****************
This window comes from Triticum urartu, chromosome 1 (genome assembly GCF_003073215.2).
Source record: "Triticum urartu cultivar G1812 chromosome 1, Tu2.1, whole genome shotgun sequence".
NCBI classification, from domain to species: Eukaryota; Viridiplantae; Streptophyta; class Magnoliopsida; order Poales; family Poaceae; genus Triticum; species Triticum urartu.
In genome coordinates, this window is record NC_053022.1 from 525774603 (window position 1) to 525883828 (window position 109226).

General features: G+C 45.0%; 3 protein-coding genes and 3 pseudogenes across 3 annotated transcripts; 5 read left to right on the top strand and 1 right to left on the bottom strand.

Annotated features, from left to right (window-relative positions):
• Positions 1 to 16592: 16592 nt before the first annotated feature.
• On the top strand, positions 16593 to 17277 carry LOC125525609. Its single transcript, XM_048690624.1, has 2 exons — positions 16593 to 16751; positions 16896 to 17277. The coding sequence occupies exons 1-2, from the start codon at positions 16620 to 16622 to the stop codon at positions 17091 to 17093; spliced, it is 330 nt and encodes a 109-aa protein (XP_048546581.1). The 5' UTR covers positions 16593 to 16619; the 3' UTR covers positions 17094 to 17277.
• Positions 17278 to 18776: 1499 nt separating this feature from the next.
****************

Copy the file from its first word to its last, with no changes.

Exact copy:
This window comes from Triticum urartu, chromosome 1 (genome assembly GCF_003073215.2).
Source record: "Triticum urartu cultivar G1812 chromosome 1, Tu2.1, whole genome shotgun sequence".
NCBI classification, from domain to species: Eukaryota; Viridiplantae; Streptophyta; class Magnoliopsida; order Poales; family Poaceae; genus Triticum; species Triticum urartu.
In genome coordinates, this window is record NC_053022.1 from 525774603 (window position 1) to 525883828 (window position 109226).

General features: G+C 45.0%; 3 protein-coding genes and 3 pseudogenes across 3 annotated transcripts; 5 read left to right on the top strand and 1 right to left on the bottom strand.

Annotated features, from left to right (window-relative positions):
• Positions 1 to 16592: 16592 nt before the first annotated feature.
• On the top strand, positions 16593 to 17277 carry LOC125525609. Its single transcript, XM_048690624.1, has 2 exons — positions 16593 to 16751; positions 16896 to 17277. The coding sequence occupies exons 1-2, from the start codon at positions 16620 to 16622 to the stop codon at positions 17091 to 17093; spliced, it is 330 nt and encodes a 109-aa protein (XP_048546581.1). The 5' UTR covers positions 16593 to 16619; the 3' UTR covers positions 17094 to 17277.
• Positions 17278 to 18776: 1499 nt separating this feature from the next.